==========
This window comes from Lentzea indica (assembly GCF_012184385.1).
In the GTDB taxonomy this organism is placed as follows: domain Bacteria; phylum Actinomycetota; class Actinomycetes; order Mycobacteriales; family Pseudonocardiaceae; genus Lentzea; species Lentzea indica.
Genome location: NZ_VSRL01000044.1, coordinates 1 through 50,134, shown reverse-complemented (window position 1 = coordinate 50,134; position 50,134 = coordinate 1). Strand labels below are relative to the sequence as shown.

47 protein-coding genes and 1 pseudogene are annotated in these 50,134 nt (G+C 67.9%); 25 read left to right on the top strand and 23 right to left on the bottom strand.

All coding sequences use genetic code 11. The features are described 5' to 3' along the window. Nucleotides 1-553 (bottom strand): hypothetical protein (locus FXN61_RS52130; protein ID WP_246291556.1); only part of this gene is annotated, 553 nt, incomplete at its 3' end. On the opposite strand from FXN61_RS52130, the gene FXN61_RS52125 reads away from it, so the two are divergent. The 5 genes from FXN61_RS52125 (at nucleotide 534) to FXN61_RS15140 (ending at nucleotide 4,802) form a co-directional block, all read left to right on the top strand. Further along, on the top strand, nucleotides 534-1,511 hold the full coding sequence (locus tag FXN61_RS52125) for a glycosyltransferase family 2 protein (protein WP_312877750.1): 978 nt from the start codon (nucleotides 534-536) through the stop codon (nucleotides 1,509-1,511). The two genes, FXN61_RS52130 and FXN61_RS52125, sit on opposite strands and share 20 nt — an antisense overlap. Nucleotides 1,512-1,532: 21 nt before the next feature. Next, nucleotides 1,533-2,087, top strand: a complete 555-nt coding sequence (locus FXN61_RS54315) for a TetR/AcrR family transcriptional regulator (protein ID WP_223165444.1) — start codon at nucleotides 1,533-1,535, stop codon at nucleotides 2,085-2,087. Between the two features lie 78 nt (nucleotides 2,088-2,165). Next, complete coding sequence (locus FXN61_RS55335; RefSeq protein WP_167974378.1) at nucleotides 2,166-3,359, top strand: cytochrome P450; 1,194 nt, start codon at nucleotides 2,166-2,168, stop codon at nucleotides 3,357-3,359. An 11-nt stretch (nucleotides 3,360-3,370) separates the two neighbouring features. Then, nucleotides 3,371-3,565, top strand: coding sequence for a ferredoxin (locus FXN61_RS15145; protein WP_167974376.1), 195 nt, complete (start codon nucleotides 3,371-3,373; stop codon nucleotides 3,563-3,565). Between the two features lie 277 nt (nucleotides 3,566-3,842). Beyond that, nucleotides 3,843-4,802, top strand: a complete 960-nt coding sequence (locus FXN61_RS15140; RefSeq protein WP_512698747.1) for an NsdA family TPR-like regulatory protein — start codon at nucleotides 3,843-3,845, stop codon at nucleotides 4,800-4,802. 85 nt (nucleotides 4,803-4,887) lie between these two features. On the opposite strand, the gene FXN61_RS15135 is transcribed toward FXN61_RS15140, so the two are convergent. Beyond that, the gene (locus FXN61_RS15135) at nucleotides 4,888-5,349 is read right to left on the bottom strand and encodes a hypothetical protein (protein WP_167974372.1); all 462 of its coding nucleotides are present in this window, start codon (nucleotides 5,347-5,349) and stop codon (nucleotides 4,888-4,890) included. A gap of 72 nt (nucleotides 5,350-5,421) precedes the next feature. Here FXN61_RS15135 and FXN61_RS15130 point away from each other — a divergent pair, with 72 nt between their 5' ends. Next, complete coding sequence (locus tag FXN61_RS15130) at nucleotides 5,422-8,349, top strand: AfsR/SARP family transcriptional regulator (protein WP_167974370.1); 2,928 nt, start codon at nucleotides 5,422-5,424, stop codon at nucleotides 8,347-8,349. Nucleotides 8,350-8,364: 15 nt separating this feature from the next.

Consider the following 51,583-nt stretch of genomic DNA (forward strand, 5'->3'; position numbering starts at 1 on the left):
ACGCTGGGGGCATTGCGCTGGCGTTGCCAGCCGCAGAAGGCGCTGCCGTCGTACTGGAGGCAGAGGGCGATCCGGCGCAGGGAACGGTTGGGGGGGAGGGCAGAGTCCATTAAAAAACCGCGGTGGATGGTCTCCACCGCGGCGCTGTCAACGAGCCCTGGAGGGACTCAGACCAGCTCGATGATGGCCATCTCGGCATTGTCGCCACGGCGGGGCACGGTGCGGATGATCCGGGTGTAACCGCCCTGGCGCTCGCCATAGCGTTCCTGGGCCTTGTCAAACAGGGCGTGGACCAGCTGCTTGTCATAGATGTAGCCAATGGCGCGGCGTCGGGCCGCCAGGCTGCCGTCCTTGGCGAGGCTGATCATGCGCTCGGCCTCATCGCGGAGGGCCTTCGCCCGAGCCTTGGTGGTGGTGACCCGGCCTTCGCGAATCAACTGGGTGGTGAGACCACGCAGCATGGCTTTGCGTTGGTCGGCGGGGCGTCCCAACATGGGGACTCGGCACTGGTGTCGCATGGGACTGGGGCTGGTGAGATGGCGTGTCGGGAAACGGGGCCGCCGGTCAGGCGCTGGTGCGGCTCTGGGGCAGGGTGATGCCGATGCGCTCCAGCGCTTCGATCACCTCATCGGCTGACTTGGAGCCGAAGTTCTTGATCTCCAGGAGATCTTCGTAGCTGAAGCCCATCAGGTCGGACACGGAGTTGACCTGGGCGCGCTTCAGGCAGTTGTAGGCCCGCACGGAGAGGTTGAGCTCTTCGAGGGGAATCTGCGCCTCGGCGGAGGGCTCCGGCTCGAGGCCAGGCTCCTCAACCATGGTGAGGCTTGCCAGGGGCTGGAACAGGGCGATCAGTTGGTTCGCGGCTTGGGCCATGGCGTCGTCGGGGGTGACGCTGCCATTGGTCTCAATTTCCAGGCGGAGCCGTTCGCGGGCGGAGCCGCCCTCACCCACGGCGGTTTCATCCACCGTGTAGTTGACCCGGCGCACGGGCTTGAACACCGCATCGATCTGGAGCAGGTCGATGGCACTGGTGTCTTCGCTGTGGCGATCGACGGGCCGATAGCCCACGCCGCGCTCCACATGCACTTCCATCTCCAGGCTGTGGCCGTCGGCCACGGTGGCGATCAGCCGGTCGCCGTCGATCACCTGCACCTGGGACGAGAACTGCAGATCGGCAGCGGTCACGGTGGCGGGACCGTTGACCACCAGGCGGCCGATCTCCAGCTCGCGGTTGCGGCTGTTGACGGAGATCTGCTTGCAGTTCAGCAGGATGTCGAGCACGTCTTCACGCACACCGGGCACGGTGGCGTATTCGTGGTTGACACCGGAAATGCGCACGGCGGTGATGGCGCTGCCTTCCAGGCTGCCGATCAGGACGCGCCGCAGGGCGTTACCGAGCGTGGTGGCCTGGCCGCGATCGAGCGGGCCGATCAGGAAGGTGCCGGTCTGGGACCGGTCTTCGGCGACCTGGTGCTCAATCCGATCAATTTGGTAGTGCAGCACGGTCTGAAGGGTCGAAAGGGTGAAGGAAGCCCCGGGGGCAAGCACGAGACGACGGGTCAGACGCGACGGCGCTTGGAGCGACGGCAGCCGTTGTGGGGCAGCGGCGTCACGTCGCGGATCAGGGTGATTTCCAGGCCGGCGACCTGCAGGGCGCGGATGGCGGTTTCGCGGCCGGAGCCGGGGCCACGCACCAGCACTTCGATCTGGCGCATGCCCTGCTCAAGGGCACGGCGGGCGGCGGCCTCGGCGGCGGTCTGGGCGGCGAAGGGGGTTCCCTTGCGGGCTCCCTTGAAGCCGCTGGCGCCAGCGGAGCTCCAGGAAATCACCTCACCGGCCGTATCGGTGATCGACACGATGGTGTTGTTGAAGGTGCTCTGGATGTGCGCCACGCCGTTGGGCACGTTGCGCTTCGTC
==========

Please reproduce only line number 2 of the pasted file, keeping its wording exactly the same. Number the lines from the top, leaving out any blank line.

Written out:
In the GTDB taxonomy this organism is placed as follows: domain Bacteria; phylum Actinomycetota; class Actinomycetes; order Mycobacteriales; family Pseudonocardiaceae; genus Lentzea; species Lentzea indica.